Meme Mocks Xi’s Cynical Use Of Ughyurs As Olympic Prop For Lighting Flame (VIDEO)

Written by Wes Walker on February 7, 2022

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This is a corruption story with several layers of nastiness.

At the basic level, Xi’s party tried to use a token Ughyur athlete as a political prop to push back against the criticism of the fact that China currently has concentration camps for political prisoners in which all manner of atrocities occur, including rape and forced sterilization of women, and a workforce of slave labor from which a number of Multi-national corporations (Nike among them) directly benefit.

If you want to know more about the Uighurs (alternate spelling), here are a couple of our many stories on that topic to get you started, including one that was primarily about PPE, but specifically called out some big corps by name further down.

The IOC leveraged Twitter’s copyright policy to pull down footage of the torch lighting.

The International Olympic Committee or its representatives successfully lobbied Twitter to remove a viral clip showing a Uyghur athlete lighting the Olympic flame with commentary from NBC’s Savannah Guthrie amid U.S. allegations of Uyghur genocide, the Big Tech company said.

The video was disabled by Twitter by Saturday morning, and it now says that “this media has been disabled in response to a report by the copyright owner.”

…The IOC also indicated that it was behind the video’s removal.

“As the clip contained audiovisual content from the Olympic Games, it contravened the exclusive rights that the IOC has granted to Rights Holding Broadcasters, and therefore was subject to an automated takedown procedure,” an IOC spokesperson told the Washington Examiner. “The video images from the Opening Ceremony can be found on the platforms of the Rights Holding Broadcasters.” — WashingtonExaminer

The IOC wouldn’t dare do anything to anger their dear leader, Xi after all.\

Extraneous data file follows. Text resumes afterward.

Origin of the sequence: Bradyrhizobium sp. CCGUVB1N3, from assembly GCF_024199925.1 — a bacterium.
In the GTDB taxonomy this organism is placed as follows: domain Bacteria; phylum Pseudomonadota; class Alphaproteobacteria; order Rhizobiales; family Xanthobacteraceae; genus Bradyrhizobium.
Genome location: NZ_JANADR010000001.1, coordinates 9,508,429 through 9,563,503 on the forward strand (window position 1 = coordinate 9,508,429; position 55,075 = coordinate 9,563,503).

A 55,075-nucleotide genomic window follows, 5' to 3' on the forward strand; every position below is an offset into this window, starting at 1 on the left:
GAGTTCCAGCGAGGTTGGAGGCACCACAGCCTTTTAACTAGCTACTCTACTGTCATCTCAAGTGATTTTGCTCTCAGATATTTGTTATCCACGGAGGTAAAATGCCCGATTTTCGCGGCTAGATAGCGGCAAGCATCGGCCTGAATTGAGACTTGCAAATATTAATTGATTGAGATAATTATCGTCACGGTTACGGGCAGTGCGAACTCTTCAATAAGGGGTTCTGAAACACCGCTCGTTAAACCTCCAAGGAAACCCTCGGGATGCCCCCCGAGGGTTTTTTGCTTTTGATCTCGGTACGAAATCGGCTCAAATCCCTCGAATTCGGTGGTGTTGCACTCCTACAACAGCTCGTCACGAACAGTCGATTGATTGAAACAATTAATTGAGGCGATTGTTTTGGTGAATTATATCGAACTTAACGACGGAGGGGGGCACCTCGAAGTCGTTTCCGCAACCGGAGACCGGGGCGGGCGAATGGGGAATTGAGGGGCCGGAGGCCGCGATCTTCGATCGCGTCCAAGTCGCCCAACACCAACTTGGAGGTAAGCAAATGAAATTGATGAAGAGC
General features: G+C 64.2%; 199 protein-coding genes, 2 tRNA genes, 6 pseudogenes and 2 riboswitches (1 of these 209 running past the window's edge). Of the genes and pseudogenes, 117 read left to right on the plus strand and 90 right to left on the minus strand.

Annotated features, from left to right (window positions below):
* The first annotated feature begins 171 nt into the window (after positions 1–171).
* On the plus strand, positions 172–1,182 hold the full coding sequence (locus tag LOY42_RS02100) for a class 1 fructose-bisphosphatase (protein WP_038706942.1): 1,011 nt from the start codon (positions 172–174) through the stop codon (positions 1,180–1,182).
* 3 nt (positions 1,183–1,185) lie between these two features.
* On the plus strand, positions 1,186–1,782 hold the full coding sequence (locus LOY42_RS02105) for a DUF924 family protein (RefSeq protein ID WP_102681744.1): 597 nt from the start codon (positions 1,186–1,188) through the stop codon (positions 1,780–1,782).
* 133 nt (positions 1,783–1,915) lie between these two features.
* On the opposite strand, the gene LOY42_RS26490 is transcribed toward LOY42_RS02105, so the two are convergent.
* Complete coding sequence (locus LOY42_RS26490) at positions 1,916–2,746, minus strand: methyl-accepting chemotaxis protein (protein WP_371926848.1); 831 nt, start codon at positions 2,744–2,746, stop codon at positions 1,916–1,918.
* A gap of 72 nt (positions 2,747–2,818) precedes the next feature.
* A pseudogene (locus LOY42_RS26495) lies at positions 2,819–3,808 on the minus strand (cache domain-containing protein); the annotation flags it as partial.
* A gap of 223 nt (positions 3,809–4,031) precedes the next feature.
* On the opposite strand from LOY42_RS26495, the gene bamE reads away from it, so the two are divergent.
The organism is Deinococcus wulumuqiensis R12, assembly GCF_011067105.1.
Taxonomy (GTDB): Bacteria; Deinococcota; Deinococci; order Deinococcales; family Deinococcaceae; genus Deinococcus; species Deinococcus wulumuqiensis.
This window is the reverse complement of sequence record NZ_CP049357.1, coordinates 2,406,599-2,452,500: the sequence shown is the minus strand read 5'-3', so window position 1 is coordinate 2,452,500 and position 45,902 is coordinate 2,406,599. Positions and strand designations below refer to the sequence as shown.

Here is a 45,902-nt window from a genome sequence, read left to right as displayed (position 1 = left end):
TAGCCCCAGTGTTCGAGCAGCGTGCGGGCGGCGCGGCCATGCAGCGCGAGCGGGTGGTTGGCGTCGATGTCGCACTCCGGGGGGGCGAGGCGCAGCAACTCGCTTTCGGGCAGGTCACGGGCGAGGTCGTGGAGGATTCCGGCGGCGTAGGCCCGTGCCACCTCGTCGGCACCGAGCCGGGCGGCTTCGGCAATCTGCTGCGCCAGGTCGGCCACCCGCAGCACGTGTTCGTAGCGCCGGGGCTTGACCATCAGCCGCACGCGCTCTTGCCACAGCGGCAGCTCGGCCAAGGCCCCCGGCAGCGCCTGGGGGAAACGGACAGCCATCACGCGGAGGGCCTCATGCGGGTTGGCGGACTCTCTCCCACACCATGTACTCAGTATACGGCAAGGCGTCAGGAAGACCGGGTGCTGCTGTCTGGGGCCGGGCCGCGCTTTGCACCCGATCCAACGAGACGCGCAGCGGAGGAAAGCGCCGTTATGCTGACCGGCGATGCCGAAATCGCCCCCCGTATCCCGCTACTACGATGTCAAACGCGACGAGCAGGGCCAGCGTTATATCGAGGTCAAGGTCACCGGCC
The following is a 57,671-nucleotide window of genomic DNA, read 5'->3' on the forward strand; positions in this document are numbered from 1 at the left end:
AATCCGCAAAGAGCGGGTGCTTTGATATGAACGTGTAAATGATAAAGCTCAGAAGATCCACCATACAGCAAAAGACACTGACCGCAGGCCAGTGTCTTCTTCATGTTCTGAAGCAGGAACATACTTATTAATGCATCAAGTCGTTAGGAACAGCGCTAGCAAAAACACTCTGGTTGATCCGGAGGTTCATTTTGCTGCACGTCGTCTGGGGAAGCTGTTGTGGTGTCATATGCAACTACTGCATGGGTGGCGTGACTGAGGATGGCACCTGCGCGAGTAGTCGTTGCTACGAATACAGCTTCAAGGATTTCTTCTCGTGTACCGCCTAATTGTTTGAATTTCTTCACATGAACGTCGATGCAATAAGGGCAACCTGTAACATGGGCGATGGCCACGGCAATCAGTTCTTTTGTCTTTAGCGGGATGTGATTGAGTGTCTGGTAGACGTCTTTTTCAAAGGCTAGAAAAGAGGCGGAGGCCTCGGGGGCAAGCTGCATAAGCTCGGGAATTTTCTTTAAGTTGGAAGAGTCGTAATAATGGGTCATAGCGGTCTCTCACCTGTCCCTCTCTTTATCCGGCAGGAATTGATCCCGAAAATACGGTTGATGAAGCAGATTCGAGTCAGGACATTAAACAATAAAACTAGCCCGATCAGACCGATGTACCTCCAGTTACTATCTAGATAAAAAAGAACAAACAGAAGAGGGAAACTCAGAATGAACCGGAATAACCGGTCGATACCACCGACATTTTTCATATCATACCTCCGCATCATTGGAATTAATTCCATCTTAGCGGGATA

Chinese Press, predictably, told a different story.

Dinigeer Yilamujiang, a cross-country skier of Uygur descent representing China, was not picked as one of the two final torch-bearers at the opening ceremony of Beijing Winter Games for her ethnicity, the International Olympic Committee, has said.
Yilamujiang inserted the last torch in the Olympic cauldron on Friday, prompting some to speculate whether China was using her to respond to accusations that it violated human rights of Uygurs in “re-education camps” in Xinjiang, which China repeatedly denied. —scmp

Right. Can’t forget that.

What was it Guthrie said in her viral tweet?

“This moment is quite provocative,” Guthrie said during the Friday broadcast on NBC. “It’s a statement from the Chinese President Xi Jinping to choose an athlete from the Uyghur minority. It is an in-your-face response to those Western nations, including the U.S., who have called this Chinese treatment of that group genocide and diplomatically boycotted these games. There will be much discussion about this.” — WashingtonExaminer

That’s all well and good, Samantha, but it WAS your network that sold its soul to air the Genocide Games. This bandwagon criticism of China is a day late and a dollar short.

With that backstory… fans of 80s action flicks will remember The Running Man, which is featured in this jab at Xi’s attempt to use the Games to rehabilitate their well-earned reputation of being a genocidal slave state.

Clearly, China really does care what the world thinks of them.

Which makes ridicule a very powerful weapon. Xi has thinner skin than Jim Acosta. (This is, after all, the tyrant who banned Winnie The Pooh because of a Pooh/Tigger meme poking fun at him and Obama.)

Speaking of powerful weapons…

Psalms of War: Prayers That Literally Kick Ass is a collection, from the book of Psalms, regarding how David rolled in prayer. I bet you haven’t heard these read, prayed, or sung in church against our formidable enemies — and therein lies the Church’s problem. We’re not using the spiritual weapons God gave us to waylay the powers of darkness. It might be time to dust them off and offer ‘em up if you’re truly concerned about the state of Christ’s Church and of our nation.

Also included in this book, Psalms of War, are reproductions of the author’s original art from his Biblical Badass Series of oil paintings.

This is a great gift for the prayer warriors. Real. Raw. Relevant.